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Friday, May 18, 2012

RBI staff appeal on coins, notes distribution

The Reserve Bank of India (RBI) staff and officers’ unions have urged top officials to desist from abdicating public duty of delivering coins and currency notes.

This comes in the context of the policy statement that henceforth the distribution of currency coins will be channelised only through currency chests and bank branches.

This would mean closure of RBI in metro centres and state capitals which have been hitherto delivering this service.

The RBI staff union has said that this move will deprive the public of the quality service delivered over decades and seriously hit the staff strength of RBI.

The central bank will have abdicated itself of one of the core functions, the unions said.

The RBI offices have been doing the job since inception through its own offices as well as network of commercial banks.

Currency chests, coin depots

At least 5,000 currency chests and more than 4,000 small coin depots have been involved in the exercise.

As per RBI data, 11,218 crore pieces of coins of value Rs 12,628 crore were in circulation in March 2011. This must have crossed 11,225 crore pieces by now and is adequate to meet the national need given their high velocity of circulation.

A crisis here, if at all, is mostly because the network of commercial banks has failed to supply coins/small denomination notes to retail customers.

Either coins supplied by RBI remain accumulated or are distributed only in bulk in preference to retail customers or small businessmen, who are mostly in need.

This would only aggravate the crisis and people in cities would only rush to RBI counters even more.

Strangely, RBI has sought to restrict the entry of customers on specious pleas creating panic about shortage of coins.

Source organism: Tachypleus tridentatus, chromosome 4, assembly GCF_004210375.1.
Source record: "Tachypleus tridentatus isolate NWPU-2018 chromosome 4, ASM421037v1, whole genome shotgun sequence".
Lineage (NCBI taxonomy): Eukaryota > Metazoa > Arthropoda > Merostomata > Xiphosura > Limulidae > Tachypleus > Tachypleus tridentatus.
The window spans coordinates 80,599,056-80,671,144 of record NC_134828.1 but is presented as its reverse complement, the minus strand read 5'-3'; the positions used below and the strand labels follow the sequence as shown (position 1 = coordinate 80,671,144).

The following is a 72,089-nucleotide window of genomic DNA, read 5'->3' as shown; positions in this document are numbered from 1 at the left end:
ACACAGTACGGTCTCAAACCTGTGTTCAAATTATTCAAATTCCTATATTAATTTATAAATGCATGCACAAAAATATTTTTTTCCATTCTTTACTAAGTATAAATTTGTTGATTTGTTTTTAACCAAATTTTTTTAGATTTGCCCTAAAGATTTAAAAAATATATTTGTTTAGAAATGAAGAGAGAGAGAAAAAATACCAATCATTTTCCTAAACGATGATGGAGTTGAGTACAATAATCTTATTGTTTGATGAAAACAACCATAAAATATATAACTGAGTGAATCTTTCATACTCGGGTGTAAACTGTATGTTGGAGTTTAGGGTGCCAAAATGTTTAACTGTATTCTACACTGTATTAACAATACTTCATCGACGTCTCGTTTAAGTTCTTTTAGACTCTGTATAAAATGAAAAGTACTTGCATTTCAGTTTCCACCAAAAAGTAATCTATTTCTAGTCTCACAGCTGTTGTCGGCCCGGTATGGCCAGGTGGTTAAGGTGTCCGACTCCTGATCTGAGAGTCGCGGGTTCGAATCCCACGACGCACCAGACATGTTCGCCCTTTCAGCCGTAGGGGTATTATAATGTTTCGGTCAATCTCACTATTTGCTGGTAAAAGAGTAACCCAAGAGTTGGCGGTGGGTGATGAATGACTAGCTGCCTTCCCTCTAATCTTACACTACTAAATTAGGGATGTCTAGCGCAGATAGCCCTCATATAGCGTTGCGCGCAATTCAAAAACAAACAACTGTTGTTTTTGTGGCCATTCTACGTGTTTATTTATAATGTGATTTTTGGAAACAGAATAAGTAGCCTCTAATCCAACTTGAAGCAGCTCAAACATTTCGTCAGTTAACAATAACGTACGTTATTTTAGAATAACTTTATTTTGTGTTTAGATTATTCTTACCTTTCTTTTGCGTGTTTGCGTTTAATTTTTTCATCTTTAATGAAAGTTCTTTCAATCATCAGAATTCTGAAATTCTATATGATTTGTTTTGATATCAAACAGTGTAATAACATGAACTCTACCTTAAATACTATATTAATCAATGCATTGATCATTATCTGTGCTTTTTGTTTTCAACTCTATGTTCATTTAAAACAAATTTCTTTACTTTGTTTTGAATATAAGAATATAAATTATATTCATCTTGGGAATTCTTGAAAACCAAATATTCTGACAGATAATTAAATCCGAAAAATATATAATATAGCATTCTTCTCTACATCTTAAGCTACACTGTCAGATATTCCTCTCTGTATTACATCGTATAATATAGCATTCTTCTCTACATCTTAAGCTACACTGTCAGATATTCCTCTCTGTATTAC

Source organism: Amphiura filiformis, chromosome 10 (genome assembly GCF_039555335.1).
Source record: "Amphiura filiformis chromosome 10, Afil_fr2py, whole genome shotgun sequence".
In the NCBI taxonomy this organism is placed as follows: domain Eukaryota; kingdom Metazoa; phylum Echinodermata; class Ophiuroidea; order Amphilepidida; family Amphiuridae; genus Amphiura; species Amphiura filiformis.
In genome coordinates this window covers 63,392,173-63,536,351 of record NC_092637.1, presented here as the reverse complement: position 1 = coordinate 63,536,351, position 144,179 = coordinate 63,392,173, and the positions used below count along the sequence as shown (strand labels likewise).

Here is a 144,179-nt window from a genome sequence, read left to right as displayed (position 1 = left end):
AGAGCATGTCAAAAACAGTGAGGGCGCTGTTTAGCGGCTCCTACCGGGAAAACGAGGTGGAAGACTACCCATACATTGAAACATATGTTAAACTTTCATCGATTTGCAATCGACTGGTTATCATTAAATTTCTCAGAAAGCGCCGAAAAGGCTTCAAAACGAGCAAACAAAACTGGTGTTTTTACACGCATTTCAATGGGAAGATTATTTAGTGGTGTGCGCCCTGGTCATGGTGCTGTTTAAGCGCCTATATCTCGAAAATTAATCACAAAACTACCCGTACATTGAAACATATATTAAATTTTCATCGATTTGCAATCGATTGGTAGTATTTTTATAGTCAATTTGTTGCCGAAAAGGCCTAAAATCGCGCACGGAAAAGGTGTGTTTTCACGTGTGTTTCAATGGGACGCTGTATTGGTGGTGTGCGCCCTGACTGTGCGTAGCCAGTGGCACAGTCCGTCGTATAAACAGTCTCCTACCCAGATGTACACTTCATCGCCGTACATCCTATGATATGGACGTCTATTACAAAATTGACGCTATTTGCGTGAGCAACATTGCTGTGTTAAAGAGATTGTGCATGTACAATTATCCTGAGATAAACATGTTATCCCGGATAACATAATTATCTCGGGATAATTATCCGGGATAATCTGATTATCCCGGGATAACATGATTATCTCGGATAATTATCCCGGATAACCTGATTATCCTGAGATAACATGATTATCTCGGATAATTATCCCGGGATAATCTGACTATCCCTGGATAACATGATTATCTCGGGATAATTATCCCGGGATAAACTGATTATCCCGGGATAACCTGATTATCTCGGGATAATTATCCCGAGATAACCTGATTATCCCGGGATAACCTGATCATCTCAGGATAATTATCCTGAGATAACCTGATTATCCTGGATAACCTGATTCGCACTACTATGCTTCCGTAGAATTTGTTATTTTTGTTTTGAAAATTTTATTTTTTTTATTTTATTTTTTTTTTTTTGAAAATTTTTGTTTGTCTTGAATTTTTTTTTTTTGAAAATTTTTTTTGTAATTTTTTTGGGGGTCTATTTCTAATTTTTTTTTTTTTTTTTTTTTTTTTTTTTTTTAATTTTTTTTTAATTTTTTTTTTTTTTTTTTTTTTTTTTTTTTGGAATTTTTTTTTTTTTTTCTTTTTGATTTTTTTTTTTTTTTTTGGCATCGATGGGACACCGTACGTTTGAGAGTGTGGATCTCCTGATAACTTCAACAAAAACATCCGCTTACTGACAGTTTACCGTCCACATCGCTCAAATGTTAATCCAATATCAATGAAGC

In this backdrop, it is incumbent on the part of RBI authorities to monitor retail currency/coin distribution by banks and fully activate the system.

Instead, they have decided to close down the existing channels of distribution through RBI counters.

Currency distribution

The Finance Minister has recently said that currency distribution is a key sovereign function and among the primary functions of a central bank.

"It is also the most visible of its functions, as it touches directly and immensely the common person.''

The unions also referred to complaints from members of public with regard to supply bottlenecks. Unscrupulous people are already taking full advantage.

If the RBI totally disappears from the scene, this will send signal to the racketeers who will be emboldened to carry in with their nefarious activity. This will lead the entire currency management to anarchy, the unions said.

RBI intervention

The RBI should gear itself up for more effective intervention for activating the chest offices and the bank branches by undertaking regular inspections.

Abdicating its responsibilities in others’ favour or assigning private agencies for the job will be most unbecoming of RBI and a sure recipe for disaster.


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